Gus Nordin never went to UMD, but thanks to his memorial scholarship, his name is known to journalism students and professors.
Sherry Hall, Nordin's stepdaughter, said that though he was not able to go to college due to economic circumstances caused by the Depression, Nordin knew the importance of higher education. Later in his career, he pressed the Minnesota state legislature for funds for the University of Minnesota Duluth.
"He was a journalist his entire life, from the time he took his first writing assignments for local weeklies, while a high school student," said Hall. "He believed in journalism. Believed in informing people as a critical part of the society we live in. That an important element of maintaining freedom in our country is a healthy journalism community. His leadership and integrity as a journalist were reasons why the idea of the scholarship came together for us."
Nordin was born in Duluth in 1911; his parents and siblings were Swedish immigrants. He graduated from Denfeld High School in 1930, and right away began reporting for the combined Duluth Herald and News Tribune, where eventually he would become the managing editor and then executive editor in the 1950s. He was an active civic leader, father, and husband.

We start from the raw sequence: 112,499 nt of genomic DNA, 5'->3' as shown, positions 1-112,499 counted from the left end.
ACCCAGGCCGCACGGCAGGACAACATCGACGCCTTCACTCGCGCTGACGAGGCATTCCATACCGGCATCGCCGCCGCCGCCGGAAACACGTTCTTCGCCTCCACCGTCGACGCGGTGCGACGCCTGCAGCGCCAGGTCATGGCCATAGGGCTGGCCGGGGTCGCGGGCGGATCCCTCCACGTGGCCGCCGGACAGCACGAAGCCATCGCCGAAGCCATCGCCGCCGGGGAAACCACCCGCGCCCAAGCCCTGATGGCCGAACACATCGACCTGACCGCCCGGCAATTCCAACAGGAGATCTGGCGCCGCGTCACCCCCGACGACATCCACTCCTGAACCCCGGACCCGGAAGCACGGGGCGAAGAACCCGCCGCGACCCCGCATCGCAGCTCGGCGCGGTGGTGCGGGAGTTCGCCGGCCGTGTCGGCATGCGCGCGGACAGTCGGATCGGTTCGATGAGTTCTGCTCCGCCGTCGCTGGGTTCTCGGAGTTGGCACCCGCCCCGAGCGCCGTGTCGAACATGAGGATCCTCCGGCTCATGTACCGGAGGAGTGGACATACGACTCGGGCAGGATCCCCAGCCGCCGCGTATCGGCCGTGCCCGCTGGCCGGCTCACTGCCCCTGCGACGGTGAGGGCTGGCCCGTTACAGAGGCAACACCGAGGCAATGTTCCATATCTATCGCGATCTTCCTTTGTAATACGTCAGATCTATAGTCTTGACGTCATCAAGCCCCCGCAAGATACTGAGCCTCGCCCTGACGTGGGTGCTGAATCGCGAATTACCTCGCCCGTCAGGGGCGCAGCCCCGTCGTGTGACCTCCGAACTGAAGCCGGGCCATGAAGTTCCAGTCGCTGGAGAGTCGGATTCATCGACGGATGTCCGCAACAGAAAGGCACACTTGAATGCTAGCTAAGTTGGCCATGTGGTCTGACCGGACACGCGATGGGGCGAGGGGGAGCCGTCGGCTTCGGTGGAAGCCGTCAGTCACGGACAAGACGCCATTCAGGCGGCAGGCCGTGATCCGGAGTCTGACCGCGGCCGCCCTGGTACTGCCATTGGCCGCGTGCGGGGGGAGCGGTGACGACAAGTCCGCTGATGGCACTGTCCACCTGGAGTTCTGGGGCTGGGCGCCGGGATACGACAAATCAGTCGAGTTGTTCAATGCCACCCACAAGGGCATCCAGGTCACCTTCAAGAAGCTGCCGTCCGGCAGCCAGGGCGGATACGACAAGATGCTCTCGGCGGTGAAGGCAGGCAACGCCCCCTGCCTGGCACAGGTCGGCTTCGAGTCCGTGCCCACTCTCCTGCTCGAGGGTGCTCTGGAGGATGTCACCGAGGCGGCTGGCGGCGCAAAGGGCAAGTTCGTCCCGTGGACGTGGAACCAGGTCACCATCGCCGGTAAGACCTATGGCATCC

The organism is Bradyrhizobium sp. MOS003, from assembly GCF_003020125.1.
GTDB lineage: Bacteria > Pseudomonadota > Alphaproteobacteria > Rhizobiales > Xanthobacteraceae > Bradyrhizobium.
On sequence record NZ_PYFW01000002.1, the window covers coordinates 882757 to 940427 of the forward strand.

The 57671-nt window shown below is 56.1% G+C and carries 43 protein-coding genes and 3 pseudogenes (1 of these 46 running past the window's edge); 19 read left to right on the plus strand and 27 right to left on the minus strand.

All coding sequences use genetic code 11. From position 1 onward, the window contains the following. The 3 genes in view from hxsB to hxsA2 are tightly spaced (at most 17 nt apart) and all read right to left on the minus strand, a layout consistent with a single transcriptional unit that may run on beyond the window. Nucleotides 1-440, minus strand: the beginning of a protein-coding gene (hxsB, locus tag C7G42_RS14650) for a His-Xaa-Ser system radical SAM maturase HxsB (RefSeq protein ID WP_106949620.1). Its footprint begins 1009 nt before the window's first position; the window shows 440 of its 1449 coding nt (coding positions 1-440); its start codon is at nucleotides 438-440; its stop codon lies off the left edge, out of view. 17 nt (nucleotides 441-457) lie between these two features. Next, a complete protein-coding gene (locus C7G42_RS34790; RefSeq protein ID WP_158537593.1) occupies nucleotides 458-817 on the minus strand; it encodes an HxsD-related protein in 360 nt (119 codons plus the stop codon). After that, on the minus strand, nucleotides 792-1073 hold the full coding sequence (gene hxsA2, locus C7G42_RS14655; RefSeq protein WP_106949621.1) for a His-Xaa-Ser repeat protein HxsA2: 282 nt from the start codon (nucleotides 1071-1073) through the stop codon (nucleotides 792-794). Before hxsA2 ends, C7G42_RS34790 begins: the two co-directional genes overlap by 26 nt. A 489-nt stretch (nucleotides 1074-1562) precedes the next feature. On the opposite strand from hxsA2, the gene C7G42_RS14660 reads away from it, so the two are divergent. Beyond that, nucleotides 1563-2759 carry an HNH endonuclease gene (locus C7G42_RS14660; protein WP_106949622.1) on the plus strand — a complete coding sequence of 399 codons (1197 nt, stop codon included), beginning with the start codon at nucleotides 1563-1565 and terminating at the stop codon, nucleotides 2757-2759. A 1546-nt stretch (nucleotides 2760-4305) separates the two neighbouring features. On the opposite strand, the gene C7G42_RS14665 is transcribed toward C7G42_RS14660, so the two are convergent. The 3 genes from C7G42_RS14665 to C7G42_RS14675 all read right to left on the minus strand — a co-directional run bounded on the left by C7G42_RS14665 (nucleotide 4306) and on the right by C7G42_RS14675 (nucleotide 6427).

From 1944 through 1950, Nordin was White House correspondent for Northwest Publications, which included a number of Midwest dailies. During the period, he covered many fascinating political stories, including the death of FDR. From the nation's capital, he also sent weekly political columns and hosted a radio show, interviewing national political leaders for outlets in Minneapolis and Duluth.
In 1958, Nordin became general manager of the Pasadena, California, Independent-Star News. In 1964 he married Mary Nordin, who would later established the journalism scholarship at UMD and who resides in Duluth. In 1970, he was nominated for a Pulitzer Prize for a series he wrote based on interviews with American Army deserters living in Scandinavia. In 1977, Nordin retired from the newspaper business, eventually returning to Duluth to consult for KDAL-TV three years before he died at the age of 77.
"Good journalism is critically important," said Edwin Hall, Sherry's husband. "We were very much in awe and admiration of Gus. We are carrying on for Mary, but also UMD and the journalism scholarship are endeavors we strongly believe in ourselves."
" Though he never went to college, Gus shared his talent and mentored young college-educated journalists throughout his career. If he could come back today and meet these
Nordin scholars, he would love it. He absolutely would adore these kids," said Sherry Hall.